Consumers are far too familiar with a GPS declaring: “you have arrived,” as they hopelessly look left and right at what is surely not the desired destination. While GPS is great for navigating across a state, it does not map precise indoor locations. Maybe one day it will be able to direct consumers to the most optimal parking spot, point of entrance and guide up the stairs and down the hallway to a meeting room but, at this point, GPS uses satellites or cell tower triangulation that does not permit the identification of indoor location (Hulkower). GPS and Beacon technology can probably be best differentiated between “determining if someone is in your neighborhood or in a particular aisle, standing next to a specific product in your store” (Brown).

Lastly, QR codes have likely reached their height in usage. This location-based code achieved widespread adaptation and broad usage due to the fact that it could be easily generated for free and was compatible with most smartphones. However, the fact that this code requires consumers to download an application and physically pull data for themselves has minimized opportunity for brands to offer features that can offer personalized targeting and engagement.

NFC, GPS and QR code technologies each demand a pull instead of a push approach, actively requiring consumers to use their mobile phones to seek branded information, offers or experiences. Beacon technology almost entirely implements a push approach, although it requires people’s “opt-in” acceptance in the beginning. It does “push” targeted content to relevant users through a few layers of permissions. Bluetooth must first be enabled on the phone; and the consumer must also download the given brand or campaign-specific mobile app. And as of iOS 8, Apple has also required the app to be open for users to share their location. These provisions protect consumer privacy and prevent brands and advertisers from jumping the gun and pushing boundaries too close to “beacon-based spam.” (Beacon V. IOS 8).

The real challenge is building a strong foundation of consumer trust so that app users, shoppers, and all different types of consumers are receptive to brands’ efforts to create mutually beneficial relationships and enhance customers’ experiences by leveraging the power of beacons.

III. Literature Review

Many articles explored beacon technology’s potential, discussed the aspirational applications, and analyzed current beacon-enabled campaigns. Scholarly and business-focused studies have delved into what this technology and intelligence means for today’s consumer-oriented culture. Business Insider Intelligence, a research service, named beacon technology “the most important retail technology since mobile credit card readers” and predicts a five-year compound annual growth rate of 287%, with 4.5 million active beacons overall by 2019 and 3.5 million of these in use by retailers. Senior Business Insider Intelligence Analyst Cooper Smith is optimistic about the success of this technology, reporting that 72% of retailers plan to be able to identify a customer when they walk in the store. However, Smith still expresses that retailers need to be wary of privacy issues. (Smith)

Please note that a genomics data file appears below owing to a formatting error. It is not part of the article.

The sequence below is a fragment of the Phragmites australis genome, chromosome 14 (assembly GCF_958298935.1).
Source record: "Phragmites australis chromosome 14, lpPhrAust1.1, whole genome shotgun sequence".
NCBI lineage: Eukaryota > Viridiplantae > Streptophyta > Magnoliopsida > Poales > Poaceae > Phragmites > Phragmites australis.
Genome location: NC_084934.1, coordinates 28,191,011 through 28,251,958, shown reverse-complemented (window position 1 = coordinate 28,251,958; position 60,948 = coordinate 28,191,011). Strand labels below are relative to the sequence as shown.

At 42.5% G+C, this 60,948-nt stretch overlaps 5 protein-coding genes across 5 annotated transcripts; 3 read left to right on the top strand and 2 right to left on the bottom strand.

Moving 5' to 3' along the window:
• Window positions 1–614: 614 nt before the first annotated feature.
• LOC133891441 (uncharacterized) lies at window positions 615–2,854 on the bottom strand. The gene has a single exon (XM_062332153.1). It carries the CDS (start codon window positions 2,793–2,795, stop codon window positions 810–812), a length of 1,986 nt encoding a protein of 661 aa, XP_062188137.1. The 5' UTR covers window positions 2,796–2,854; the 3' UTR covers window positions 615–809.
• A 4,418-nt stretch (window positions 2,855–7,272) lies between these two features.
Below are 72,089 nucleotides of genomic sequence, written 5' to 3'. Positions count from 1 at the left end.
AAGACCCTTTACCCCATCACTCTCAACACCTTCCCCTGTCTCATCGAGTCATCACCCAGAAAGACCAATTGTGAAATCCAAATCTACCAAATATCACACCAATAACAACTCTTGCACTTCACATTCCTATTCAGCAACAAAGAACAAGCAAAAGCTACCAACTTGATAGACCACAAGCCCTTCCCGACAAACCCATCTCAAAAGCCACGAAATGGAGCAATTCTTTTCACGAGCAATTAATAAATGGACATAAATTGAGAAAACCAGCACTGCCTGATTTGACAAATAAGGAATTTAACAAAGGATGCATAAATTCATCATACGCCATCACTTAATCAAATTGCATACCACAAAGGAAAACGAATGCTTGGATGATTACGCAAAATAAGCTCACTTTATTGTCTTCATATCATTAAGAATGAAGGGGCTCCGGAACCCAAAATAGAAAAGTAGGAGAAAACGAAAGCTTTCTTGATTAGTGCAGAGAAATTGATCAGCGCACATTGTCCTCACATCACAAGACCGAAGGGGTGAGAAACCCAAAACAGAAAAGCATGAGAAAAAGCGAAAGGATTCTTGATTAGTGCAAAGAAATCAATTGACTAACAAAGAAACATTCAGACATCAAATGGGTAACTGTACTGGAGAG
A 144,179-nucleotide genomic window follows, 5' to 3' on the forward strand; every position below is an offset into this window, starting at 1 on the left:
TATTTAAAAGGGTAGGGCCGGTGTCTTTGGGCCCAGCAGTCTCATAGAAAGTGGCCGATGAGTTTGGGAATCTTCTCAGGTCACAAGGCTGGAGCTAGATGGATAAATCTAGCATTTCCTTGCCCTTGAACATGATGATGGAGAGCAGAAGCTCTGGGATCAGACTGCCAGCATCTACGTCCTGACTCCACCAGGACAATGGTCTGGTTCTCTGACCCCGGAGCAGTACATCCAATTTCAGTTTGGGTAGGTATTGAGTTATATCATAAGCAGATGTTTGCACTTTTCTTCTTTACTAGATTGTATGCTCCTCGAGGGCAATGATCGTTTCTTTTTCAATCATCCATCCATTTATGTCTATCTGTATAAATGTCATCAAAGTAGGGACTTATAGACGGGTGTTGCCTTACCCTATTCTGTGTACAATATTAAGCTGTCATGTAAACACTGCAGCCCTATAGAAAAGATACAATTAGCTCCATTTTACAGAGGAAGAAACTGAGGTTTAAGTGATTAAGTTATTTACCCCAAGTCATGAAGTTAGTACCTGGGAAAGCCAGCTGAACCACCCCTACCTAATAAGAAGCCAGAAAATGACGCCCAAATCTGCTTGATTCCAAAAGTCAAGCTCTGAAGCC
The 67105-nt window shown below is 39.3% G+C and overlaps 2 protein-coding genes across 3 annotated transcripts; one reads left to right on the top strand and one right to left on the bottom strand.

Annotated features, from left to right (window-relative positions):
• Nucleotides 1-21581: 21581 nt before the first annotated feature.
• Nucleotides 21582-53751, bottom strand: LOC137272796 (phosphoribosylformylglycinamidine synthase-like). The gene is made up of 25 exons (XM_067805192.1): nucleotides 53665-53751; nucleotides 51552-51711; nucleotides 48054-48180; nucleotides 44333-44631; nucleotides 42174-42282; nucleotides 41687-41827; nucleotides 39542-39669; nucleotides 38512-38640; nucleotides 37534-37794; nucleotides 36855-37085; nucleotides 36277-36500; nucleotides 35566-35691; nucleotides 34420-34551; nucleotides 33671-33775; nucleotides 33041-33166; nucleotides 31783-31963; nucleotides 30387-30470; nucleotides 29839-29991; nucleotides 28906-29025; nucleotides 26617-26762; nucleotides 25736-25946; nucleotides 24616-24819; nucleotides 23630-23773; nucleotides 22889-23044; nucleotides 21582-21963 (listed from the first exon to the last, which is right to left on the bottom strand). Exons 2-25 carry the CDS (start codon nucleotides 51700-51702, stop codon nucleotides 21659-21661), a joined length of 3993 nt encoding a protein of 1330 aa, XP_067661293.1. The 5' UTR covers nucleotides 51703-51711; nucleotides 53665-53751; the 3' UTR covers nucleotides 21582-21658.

A number of sources, primarily technology-, business- or marketing-focused, have covered the emergence of beacon-enabled campaigns and applications. While in the experimental stage in late 2013, Tony Danova from Business Insider Intelligence began to cover the applications being contemplated across a variety of industries. He listed retail, payments, events, content delivery, transportation and in-home applications. Danova named retail the first and most obvious market for this technology and provided encouraging data from mobile marketing firm, Swirl, which reported that already 67% of retail shoppers had received an in-store alert, and of those shoppers, 81% opened or read the alert, and 79% made a subsequent related purchase. Some analysts have suggested that the best way to approach the app development would be to partner with established lifestyle or shopping apps. Swirl’s data also suggests that shoppers are most likely, at 65%, to trust their favorite retailers with their location-based data (Danova).

Scholarly articles also covered the two-fold mutually beneficial potential of beacons. Digiday explained the opportunities at hand for stores and brands to collect consumer data and also to combat the practice of “showrooming,” currently hindering brick-and-mortar sales as consumers check out products in person and then pull up better deals right on their phones in store to place orders on sites such as Amazon. Another potential feature being discussed for this technology’s application is for stores to push notifications up to brands for bidding, meaning that they allow the brand that offers the highest profits to present its offer to the target consumer at the most crucial point of decision making—right in the aisle, before the purchase choice is made—via Beacon technology (McDermott).

Chain Store Age published a relevant piece about the evolution of consumer trust and how brands should be navigating the latest technological opportunities. This article also encourages companies to use consumer feedback acquired from beacon-based initiatives to redesign stores, to rethink staff interactions and in-store guidance, and to reinforce the relevance of app integration and omnichannel experiences. This article also examined a very fundamental truth emphasizing that consumer trust is the most crucial element to successful applications of new technology. Declaring that relationships are key to taking risks and making bold business decisions, this source advises that brands “communicate the benefits, deliver a quality experience, and keep building trust through proactive tech security and strong responses to any breach” (Beacon V. IOS 8). The conclusion of this article is that prioritizing relationships with consumers is key to successful beacon application.

The existing beacon-related literature has successfully started the conversation about the various opportunities and potentials for brands and advertisers to make the most of this technology. This study aimed to analyze these existing applications and present an overview of how marketers and advertisers can build beacons into their future strategic campaigns to increase the relevancy of communications in this digital age.